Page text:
In the face of Dewey's positive statements about the moral and intellectual value of the technique, I have always found it difficult to understand he insistence by his disciples that its application was purely physical—as if the technique were a kind of Australian folk remedy which Dewey in the kindness of his heart had endorsed in order to help Alexander to sell his books. I ran into this attitude long before I met Dewey. Sidney Hook had given a lecture at Brown on some aspects of Dewey's philosophy. I had just discovered Alexander's books and had been impressed by Dewey's introductions to them. At the end of the lecture I went up to the platform to ask Hook about Alexander's influence on Dewey. He looked at me uncomprehendingly at first and then said with obvious embarrassment: “Oh yes! Alexander was an Australian doctor who helped Dewey once when he had a stiff neck.” A little later in an article on Dewey in the Atlantic Monthly Max Eastman described Alexander as “A very unconventional physician... an Australian of original but uncultivated mind.” “Dewey was smiled at in some circles,” Eastman wrote, “for his adherence to this amateur art of healing but it undoubtedly worked in his case.” In Corliss Lamont's Dialogue on John Dewey, Alexander again appears as a quaint character who was “concerned with your posture and that sort of thing.” The speakers agreed that “Dewey thought Alexander had done him a lot of good," but none of them gave Dewey credit for intelligent judgment, and Ernest Nagel (according to Horace Kallen) attributed the whole episode to superstition on the part of Dewey. This picture of Dewey as the naive supporter of an ignorant Australian doctor has unfortunately been given increased currency in a recent biography, The Life and Mind of John Dewey, by George Dykhuizen (1973).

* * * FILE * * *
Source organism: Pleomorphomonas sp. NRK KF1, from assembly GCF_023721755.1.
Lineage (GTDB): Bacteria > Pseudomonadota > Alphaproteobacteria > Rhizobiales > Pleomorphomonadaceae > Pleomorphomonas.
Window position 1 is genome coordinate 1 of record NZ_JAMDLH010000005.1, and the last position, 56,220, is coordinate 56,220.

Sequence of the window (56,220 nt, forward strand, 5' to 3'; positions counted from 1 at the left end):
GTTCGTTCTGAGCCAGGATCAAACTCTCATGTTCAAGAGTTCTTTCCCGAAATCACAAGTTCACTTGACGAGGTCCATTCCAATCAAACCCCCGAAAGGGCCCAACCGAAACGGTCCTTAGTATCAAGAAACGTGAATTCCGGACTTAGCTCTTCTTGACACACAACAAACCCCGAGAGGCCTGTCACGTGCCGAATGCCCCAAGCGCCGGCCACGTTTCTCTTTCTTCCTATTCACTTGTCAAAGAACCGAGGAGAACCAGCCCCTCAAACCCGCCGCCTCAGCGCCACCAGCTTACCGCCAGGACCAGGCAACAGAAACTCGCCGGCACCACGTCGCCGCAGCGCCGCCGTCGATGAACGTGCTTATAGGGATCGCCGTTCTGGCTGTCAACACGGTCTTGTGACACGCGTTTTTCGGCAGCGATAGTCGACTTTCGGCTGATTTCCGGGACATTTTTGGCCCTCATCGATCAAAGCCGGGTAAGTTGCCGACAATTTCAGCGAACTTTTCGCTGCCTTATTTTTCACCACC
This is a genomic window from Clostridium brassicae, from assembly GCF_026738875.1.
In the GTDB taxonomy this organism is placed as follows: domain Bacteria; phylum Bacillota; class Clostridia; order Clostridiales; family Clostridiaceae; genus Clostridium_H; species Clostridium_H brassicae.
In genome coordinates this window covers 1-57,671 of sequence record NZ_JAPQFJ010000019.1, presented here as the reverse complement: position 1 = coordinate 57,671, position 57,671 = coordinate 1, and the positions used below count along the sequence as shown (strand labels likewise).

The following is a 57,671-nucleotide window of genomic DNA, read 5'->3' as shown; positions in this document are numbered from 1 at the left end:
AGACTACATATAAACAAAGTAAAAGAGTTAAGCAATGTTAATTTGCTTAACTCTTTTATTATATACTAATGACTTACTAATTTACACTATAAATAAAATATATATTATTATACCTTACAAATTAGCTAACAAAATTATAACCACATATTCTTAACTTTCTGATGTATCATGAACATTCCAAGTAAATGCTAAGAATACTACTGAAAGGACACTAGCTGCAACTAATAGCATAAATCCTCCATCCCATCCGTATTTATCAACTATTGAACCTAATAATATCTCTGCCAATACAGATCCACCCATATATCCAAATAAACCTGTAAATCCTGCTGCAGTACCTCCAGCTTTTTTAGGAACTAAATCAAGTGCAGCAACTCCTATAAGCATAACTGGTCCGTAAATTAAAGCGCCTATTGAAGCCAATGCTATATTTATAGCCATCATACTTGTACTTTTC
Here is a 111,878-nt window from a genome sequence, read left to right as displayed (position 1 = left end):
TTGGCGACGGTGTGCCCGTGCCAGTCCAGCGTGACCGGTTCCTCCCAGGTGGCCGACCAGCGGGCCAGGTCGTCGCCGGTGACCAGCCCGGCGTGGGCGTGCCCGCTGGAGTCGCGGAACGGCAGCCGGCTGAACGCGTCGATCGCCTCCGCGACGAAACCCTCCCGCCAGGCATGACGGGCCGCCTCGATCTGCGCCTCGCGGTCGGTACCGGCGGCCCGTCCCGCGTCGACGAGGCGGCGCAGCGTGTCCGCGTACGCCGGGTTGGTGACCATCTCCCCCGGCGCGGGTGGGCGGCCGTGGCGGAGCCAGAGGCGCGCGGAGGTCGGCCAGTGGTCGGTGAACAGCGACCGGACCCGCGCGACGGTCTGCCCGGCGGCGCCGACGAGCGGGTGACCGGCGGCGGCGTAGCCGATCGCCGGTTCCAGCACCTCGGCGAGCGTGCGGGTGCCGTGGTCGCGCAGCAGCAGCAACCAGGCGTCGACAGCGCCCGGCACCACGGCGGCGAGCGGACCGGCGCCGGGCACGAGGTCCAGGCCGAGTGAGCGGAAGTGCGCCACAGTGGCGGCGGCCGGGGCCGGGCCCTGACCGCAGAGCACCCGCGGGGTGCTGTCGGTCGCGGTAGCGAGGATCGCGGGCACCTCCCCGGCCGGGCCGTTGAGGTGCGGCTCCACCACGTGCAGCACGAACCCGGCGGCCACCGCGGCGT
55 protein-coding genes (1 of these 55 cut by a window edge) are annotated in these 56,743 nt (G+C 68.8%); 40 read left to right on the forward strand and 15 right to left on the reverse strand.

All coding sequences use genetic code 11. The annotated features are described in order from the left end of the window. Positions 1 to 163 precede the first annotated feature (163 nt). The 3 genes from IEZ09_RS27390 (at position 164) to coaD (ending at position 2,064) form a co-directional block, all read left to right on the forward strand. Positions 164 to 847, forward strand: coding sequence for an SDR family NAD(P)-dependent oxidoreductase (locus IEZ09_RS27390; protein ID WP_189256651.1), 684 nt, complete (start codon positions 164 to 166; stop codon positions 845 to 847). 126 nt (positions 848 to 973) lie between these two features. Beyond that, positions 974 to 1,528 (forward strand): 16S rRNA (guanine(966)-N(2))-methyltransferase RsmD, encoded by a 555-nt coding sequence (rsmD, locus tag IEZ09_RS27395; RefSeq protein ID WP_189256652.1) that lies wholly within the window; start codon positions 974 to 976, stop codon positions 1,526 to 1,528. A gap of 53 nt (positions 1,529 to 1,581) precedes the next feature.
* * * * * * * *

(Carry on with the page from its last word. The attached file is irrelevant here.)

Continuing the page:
Having tried in vain to discover the reason for the discrepancy between Dewey's own testimony about his relations with Alexander and the testimony of his disciples, I came to the conclusion that "there were no reasons only causes” (As A. E. Houseman said of the persistence of errors in classical scholarship). A serious investigation of the causes was made by E. D. McCormack in his doctoral dissertation, Frederick Matthias Alexander and John Dewey: A Neglected Influence (1958). Starting out with Dewey's 1939 statement that his “theories of mind-body, of the coordination of the elements of the self and of the place of ideas in inhibition and control of overt action needed contact with the work of F. M. and A. R. Alexander to turn them into realities,” McCormack explored the meaning and tested the validity of the statement by the use of new biographical material obtained from letters and interviews and by a comparative analysis of the writings of the two men. One of the conclusions to which he came was that Dewey's endorsement of Alexander's work proved his “deep conviction that Alexander was correct” and that writing off the endorsement as that of a “kind patron lending his approval and influence to the support of just another praiseworthy endeavor” was to impute serious intellectual dishonesty to Dewey. (p. 158).

There is no doubt that Dewey was disappointed and hurt that his strong, positive statements about Alexander's principles—for example, that they “bear the same relation to education that education bears to all other human activities”—were mocked or ignored. In November 1942, Miss Webb, who was staying with Mrs. Wendell Bush in New York, wrote me: “Someone was in tonight who knows him and says he is lonely now and often depressed. . . . It sometimes seems as if his disciples, like the men in the Bible who continually said ‘Lord, Lord,’ are satisfied to call on his name but don't go on to apply his teaching to what they are doing.” When I knew him five years later, he was certainly not lonely, but there was no one with whom he felt he could discuss the Alexander Technique. He apologized for not introducing me to more people saying that those of his friends who might have been sympathetic to the technique were dead.